On Deification and Sacred Eloquence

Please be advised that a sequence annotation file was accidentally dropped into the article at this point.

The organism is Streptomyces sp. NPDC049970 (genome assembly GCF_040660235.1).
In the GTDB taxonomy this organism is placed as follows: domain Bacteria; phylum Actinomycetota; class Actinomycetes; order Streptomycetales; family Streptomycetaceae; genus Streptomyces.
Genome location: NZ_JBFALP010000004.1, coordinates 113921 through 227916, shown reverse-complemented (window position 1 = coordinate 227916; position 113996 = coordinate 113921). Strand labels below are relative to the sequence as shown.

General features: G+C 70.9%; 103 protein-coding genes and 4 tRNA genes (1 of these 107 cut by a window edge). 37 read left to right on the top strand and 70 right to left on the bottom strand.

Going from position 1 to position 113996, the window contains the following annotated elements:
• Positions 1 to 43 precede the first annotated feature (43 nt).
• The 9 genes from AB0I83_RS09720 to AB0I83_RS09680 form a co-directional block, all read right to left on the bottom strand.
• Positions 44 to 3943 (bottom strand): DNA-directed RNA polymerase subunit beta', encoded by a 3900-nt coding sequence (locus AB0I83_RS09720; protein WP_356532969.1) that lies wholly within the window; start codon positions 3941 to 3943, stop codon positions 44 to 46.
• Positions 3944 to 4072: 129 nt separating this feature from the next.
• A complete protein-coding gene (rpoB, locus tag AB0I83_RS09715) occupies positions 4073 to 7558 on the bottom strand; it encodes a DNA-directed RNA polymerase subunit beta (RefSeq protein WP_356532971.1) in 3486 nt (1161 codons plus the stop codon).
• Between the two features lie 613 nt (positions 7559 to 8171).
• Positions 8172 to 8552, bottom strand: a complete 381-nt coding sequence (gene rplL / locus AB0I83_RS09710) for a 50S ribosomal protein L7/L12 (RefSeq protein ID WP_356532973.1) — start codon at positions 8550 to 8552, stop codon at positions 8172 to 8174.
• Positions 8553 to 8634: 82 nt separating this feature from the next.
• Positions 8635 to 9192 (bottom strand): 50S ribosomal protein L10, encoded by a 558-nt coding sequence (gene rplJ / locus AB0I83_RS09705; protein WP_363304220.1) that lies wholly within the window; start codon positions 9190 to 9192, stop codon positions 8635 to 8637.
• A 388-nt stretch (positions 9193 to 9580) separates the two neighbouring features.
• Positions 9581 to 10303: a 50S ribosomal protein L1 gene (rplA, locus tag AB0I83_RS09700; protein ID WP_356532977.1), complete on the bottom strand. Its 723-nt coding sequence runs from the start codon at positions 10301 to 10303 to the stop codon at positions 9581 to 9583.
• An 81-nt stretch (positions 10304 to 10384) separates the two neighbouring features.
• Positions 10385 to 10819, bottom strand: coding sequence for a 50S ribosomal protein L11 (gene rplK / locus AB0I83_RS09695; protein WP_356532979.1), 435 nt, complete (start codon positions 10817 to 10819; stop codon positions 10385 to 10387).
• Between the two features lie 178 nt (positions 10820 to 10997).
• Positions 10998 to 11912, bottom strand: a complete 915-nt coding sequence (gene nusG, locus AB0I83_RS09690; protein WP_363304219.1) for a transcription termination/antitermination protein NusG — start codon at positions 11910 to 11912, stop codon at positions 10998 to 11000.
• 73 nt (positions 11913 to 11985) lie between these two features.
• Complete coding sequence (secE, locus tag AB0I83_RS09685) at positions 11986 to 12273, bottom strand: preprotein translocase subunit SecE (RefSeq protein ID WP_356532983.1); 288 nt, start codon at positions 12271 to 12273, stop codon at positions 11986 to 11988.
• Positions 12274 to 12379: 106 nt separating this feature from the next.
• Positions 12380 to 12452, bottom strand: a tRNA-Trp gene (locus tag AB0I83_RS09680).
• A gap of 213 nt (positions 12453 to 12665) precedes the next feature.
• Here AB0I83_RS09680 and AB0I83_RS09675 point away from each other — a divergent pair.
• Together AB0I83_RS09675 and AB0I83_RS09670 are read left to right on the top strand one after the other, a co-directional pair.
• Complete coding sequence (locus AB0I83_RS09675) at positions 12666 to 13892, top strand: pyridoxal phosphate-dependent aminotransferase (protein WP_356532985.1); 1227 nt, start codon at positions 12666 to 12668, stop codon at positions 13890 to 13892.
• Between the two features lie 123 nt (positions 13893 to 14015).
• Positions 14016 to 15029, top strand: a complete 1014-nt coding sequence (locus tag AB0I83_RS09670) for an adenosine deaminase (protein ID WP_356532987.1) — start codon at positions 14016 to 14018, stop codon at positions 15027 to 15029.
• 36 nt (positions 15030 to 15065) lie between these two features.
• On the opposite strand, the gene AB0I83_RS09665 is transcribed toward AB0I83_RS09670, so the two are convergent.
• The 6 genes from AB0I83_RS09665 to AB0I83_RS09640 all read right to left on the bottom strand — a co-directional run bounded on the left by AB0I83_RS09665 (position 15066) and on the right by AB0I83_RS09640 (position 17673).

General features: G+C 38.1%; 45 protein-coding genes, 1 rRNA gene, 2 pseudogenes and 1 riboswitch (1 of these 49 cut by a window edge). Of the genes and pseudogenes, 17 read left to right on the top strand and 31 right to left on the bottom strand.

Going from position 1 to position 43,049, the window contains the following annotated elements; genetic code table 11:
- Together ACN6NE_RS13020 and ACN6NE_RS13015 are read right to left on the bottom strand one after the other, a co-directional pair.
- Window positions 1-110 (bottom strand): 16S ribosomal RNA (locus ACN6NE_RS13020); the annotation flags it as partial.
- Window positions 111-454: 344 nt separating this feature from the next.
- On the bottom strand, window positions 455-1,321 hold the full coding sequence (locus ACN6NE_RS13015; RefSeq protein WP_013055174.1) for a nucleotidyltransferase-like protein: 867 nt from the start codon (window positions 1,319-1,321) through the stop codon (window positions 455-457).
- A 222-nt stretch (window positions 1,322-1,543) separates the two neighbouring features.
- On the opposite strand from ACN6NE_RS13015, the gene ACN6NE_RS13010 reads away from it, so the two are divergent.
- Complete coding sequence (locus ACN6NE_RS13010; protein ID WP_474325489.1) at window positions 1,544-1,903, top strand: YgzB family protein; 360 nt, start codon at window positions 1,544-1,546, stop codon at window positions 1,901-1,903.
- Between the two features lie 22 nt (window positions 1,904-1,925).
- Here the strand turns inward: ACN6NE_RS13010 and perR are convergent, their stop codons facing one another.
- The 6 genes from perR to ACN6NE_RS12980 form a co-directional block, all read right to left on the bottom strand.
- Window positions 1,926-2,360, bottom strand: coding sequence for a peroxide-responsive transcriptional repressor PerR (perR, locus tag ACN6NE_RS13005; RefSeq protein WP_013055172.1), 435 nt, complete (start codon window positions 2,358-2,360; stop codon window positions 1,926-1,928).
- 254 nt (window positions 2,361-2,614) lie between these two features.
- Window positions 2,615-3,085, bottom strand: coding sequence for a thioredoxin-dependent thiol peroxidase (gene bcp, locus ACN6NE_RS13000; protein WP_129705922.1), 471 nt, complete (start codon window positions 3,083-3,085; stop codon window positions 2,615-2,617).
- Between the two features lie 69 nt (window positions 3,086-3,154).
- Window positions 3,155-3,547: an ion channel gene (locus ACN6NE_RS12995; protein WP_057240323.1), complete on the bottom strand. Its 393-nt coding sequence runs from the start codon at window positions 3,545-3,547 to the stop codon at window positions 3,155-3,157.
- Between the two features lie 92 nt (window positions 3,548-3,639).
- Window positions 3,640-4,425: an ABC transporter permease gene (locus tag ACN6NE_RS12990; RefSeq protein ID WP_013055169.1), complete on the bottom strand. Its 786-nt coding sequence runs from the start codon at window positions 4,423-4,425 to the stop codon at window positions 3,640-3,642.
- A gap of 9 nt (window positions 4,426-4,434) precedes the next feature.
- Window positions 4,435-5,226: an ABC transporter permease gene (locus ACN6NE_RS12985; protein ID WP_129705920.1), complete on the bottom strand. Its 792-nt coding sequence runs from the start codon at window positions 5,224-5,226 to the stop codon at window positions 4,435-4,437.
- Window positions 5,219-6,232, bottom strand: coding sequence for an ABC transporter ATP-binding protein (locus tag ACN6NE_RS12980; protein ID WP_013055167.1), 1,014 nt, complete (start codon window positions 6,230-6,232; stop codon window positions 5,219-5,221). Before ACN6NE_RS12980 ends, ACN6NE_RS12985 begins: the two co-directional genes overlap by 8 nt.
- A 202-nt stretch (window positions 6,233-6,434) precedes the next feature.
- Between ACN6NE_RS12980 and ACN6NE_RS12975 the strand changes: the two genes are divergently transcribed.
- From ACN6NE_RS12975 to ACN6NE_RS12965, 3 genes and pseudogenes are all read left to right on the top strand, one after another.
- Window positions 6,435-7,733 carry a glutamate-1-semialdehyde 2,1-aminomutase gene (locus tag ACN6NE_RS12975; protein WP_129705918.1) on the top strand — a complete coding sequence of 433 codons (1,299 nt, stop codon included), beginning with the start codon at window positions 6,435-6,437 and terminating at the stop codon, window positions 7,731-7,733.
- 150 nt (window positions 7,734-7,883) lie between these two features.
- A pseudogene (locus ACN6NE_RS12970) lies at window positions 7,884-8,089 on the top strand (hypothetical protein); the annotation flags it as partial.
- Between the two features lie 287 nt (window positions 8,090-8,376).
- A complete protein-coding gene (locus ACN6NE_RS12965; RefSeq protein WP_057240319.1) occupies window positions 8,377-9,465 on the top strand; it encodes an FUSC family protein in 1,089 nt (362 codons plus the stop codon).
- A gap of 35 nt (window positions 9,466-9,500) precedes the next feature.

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This book considers the place of deification in the writings of Julian of Norwich and Richard Rolle, two of the fourteenth-century English Mystics. It argues that, as a consequence of a belief in deification, both produce writing that is helpfully viewed as sacred eloquence. The book begins by discussing the nature of deification, employing Norman Russell's typology. It explores the realistic and ethical approaches found in the writings of several Early Greek Fathers, including Irenaeus of Lyons, Cyril of Alexandria, Origen, and Evagrius Ponticus, as well as engaging with the debate around whether deification is a theological idea found in the West across its history. The book then turns its attention to Julian and Rolle, arguing that both promote forms of deification: Rolle offering a primarily ethical approach, while Julian's approach is more realistic. Finally, the book addresses the issue of sacred eloquence, arguing that both Rolle and Julian, in some sense, view their words as divinely inspired in ways that demand an exegetical response that is para-biblical.Offering an important perspective on a previously understudied area of mysticism and deification, this book will be of interest to scholars of mysticism, theology, and Middle English religious literature.